THE Anti-Red Tape Authority (ARTA) said it will work with local government units (LGUs) for a full nationwide rollout of online one-stop shops for their permits by next year, with the aim of improving the Philippines’ global innovation ranking.

“Because of the sheer number of LGUs there will be a lot of work ahead of us,” ARTA Director-General Jeremiah B. Belgica said in a mobile message.

The Philippines made significant progress in the Global Innovation Ranking 2020, but continues to lag in some aspects like regulatory and business environment and quality of education.

The Philippines ranked 50th among 131 economies, but was 104th in regulatory environment, 124th in ease of starting a business, and 114th in education.

“Improving performance in ranking requires a structured whole-of-government approach towards sustainability of the gains made to ultimately achieve ease of doing business in the Philippines,” ARTA said.

The authority’s projects include the streamlining of government agencies to reduce processing times and expanded online governance.

ARTA said the Philippines is consistently weak in areas like ease of starting a business, ease of getting credit, and investment.

For next year’s index, Science and Technology Secretary Fortunato T. dela Peña in a mobile message said the department will be prioritizing the development of research and development in university centers outside the capital and contributing resources to tech-based startups and small business in-house research.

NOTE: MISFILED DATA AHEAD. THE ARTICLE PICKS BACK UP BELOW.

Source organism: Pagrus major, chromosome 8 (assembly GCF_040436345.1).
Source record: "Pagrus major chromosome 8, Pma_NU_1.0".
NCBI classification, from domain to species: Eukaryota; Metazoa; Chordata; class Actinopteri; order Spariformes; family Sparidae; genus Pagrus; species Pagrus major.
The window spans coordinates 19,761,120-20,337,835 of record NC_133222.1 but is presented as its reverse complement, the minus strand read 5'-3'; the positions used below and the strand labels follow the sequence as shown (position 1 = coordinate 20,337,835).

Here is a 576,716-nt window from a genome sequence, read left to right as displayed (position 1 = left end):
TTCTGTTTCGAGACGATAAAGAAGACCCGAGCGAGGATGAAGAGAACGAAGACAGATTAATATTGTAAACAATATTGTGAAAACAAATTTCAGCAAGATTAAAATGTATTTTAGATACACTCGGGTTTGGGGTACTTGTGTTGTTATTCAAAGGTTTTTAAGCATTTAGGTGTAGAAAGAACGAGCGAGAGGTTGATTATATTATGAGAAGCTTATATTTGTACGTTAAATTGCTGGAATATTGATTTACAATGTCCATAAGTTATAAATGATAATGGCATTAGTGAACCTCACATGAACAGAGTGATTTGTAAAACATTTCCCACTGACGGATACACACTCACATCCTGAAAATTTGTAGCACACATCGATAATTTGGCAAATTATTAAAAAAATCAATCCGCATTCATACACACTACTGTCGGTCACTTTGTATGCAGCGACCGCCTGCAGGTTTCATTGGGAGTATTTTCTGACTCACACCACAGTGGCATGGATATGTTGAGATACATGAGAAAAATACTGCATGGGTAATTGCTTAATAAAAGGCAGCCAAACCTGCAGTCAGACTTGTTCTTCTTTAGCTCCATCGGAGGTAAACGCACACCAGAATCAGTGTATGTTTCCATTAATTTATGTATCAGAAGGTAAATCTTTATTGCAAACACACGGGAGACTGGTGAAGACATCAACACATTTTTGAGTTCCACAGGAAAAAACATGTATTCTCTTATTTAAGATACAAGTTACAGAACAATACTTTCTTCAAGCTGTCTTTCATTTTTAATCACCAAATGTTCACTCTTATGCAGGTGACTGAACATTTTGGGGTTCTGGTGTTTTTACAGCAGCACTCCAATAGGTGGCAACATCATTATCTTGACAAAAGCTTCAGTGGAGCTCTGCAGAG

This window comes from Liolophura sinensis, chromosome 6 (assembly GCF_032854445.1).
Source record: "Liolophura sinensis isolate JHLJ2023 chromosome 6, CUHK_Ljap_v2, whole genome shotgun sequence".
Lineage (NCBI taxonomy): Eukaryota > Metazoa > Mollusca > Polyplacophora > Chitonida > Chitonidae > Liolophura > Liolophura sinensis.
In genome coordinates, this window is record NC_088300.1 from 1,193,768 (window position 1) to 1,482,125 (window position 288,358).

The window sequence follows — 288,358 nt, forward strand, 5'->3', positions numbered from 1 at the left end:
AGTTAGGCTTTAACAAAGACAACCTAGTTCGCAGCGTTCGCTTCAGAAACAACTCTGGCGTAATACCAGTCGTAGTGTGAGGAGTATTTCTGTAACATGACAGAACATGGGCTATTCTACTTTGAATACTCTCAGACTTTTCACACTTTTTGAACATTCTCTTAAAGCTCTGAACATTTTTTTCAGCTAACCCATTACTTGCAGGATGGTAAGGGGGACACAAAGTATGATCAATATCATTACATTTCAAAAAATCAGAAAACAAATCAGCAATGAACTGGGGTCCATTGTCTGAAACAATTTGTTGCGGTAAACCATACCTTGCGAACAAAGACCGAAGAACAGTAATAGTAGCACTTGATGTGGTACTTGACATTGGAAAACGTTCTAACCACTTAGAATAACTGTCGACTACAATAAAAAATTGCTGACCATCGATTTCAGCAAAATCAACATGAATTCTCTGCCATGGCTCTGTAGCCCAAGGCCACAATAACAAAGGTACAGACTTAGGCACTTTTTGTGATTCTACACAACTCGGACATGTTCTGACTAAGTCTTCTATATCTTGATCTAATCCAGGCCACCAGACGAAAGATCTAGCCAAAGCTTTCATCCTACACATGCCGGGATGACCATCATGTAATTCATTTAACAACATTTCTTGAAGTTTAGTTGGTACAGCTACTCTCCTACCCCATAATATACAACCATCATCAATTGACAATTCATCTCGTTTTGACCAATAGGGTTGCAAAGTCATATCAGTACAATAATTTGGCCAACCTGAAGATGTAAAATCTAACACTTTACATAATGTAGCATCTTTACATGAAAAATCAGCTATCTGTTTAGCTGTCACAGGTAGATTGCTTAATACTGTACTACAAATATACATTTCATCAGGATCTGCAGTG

Department of Education Undersecretary Diosdado San Antonio in a phone interview Sunday said the department is focusing on improving quality instead of just access to education.

The Philippines placed 106th in expenditure on education. It placed 78th in PISA (Programme for International Student Assessment) and 106th in pupil-teacher ratio.

Inaaral natin (We are studying) how we can scale up the best practices of the high performers (in) PISA,” Mr. San Antonio said, noting that teacher upskilling and curriculum review are in the works.

“(There are) long-term financial implications, (and our concern is to set priorities), right now the urgent need is to address the pandemic.”

The Philippines’ ranking in the World Bank Doing Business report 2020 rose to 95th from 124th a year earlier. — Jenina P. Ibañez